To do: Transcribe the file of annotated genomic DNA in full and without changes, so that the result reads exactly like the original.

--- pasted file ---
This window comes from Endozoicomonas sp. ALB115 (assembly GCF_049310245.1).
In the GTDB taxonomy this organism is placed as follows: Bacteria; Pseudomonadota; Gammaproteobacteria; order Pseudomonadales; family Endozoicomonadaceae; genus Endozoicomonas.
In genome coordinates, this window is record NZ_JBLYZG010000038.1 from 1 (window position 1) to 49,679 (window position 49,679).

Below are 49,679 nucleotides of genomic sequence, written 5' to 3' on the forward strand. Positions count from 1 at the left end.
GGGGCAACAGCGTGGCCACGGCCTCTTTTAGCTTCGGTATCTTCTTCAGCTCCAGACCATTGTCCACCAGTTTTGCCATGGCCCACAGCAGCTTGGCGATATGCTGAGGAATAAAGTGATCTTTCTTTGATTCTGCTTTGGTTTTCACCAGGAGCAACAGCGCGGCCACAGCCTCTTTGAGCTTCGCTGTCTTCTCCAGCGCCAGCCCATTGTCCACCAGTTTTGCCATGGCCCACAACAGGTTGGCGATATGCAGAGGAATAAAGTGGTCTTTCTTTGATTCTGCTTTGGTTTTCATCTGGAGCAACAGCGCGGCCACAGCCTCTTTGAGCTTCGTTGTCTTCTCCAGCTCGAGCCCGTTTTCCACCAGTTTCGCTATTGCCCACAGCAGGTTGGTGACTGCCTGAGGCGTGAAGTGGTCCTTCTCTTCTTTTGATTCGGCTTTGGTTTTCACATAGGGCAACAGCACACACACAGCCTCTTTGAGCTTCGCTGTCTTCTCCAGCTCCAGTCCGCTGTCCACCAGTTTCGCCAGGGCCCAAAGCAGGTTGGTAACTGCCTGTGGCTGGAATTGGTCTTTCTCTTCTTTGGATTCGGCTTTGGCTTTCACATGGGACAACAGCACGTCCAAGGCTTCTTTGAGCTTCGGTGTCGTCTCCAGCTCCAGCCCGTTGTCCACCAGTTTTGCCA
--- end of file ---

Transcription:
This window comes from Endozoicomonas sp. ALB115 (assembly GCF_049310245.1).
In the GTDB taxonomy this organism is placed as follows: Bacteria; Pseudomonadota; Gammaproteobacteria; order Pseudomonadales; family Endozoicomonadaceae; genus Endozoicomonas.
In genome coordinates, this window is record NZ_JBLYZG010000038.1 from 1 (window position 1) to 49,679 (window position 49,679).

Below are 49,679 nucleotides of genomic sequence, written 5' to 3' on the forward strand. Positions count from 1 at the left end.
GGGGCAACAGCGTGGCCACGGCCTCTTTTAGCTTCGGTATCTTCTTCAGCTCCAGACCATTGTCCACCAGTTTTGCCATGGCCCACAGCAGCTTGGCGATATGCTGAGGAATAAAGTGATCTTTCTTTGATTCTGCTTTGGTTTTCACCAGGAGCAACAGCGCGGCCACAGCCTCTTTGAGCTTCGCTGTCTTCTCCAGCGCCAGCCCATTGTCCACCAGTTTTGCCATGGCCCACAACAGGTTGGCGATATGCAGAGGAATAAAGTGGTCTTTCTTTGATTCTGCTTTGGTTTTCATCTGGAGCAACAGCGCGGCCACAGCCTCTTTGAGCTTCGTTGTCTTCTCCAGCTCGAGCCCGTTTTCCACCAGTTTCGCTATTGCCCACAGCAGGTTGGTGACTGCCTGAGGCGTGAAGTGGTCCTTCTCTTCTTTTGATTCGGCTTTGGTTTTCACATAGGGCAACAGCACACACACAGCCTCTTTGAGCTTCGCTGTCTTCTCCAGCTCCAGTCCGCTGTCCACCAGTTTCGCCAGGGCCCAAAGCAGGTTGGTAACTGCCTGTGGCTGGAATTGGTCTTTCTCTTCTTTGGATTCGGCTTTGGCTTTCACATGGGACAACAGCACGTCCAAGGCTTCTTTGAGCTTCGGTGTCGTCTCCAGCTCCAGCCCGTTGTCCACCAGTTTTGCCA